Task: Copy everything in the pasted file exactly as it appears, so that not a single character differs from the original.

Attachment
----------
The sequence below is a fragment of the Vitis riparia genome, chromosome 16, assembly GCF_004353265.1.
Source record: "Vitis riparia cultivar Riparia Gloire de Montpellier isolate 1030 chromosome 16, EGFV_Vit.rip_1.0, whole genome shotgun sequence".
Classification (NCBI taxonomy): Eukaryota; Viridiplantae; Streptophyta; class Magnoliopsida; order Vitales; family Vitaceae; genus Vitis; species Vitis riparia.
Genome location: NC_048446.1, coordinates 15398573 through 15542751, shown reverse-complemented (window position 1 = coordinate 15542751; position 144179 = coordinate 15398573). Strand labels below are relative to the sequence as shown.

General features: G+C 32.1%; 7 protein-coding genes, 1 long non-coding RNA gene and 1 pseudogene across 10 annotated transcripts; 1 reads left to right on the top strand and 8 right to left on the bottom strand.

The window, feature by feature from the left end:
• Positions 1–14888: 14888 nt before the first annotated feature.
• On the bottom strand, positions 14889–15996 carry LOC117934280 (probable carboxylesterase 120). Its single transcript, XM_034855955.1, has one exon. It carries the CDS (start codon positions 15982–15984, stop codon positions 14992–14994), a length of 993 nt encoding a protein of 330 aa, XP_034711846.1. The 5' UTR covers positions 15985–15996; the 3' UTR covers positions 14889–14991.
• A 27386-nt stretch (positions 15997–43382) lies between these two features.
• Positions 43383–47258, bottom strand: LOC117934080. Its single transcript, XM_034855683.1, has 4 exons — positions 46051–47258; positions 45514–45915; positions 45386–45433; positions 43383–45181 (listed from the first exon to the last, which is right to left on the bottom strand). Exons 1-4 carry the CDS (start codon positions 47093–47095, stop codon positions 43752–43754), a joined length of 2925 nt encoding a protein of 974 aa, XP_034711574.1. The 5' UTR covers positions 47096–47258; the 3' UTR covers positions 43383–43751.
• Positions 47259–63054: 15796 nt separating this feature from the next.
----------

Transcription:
The sequence below is a fragment of the Vitis riparia genome, chromosome 16, assembly GCF_004353265.1.
Source record: "Vitis riparia cultivar Riparia Gloire de Montpellier isolate 1030 chromosome 16, EGFV_Vit.rip_1.0, whole genome shotgun sequence".
Classification (NCBI taxonomy): Eukaryota; Viridiplantae; Streptophyta; class Magnoliopsida; order Vitales; family Vitaceae; genus Vitis; species Vitis riparia.
Genome location: NC_048446.1, coordinates 15398573 through 15542751, shown reverse-complemented (window position 1 = coordinate 15542751; position 144179 = coordinate 15398573). Strand labels below are relative to the sequence as shown.

General features: G+C 32.1%; 7 protein-coding genes, 1 long non-coding RNA gene and 1 pseudogene across 10 annotated transcripts; 1 reads left to right on the top strand and 8 right to left on the bottom strand.

The window, feature by feature from the left end:
• Positions 1–14888: 14888 nt before the first annotated feature.
• On the bottom strand, positions 14889–15996 carry LOC117934280 (probable carboxylesterase 120). Its single transcript, XM_034855955.1, has one exon. It carries the CDS (start codon positions 15982–15984, stop codon positions 14992–14994), a length of 993 nt encoding a protein of 330 aa, XP_034711846.1. The 5' UTR covers positions 15985–15996; the 3' UTR covers positions 14889–14991.
• A 27386-nt stretch (positions 15997–43382) lies between these two features.
• Positions 43383–47258, bottom strand: LOC117934080. Its single transcript, XM_034855683.1, has 4 exons — positions 46051–47258; positions 45514–45915; positions 45386–45433; positions 43383–45181 (listed from the first exon to the last, which is right to left on the bottom strand). Exons 1-4 carry the CDS (start codon positions 47093–47095, stop codon positions 43752–43754), a joined length of 2925 nt encoding a protein of 974 aa, XP_034711574.1. The 5' UTR covers positions 47096–47258; the 3' UTR covers positions 43383–43751.
• Positions 47259–63054: 15796 nt separating this feature from the next.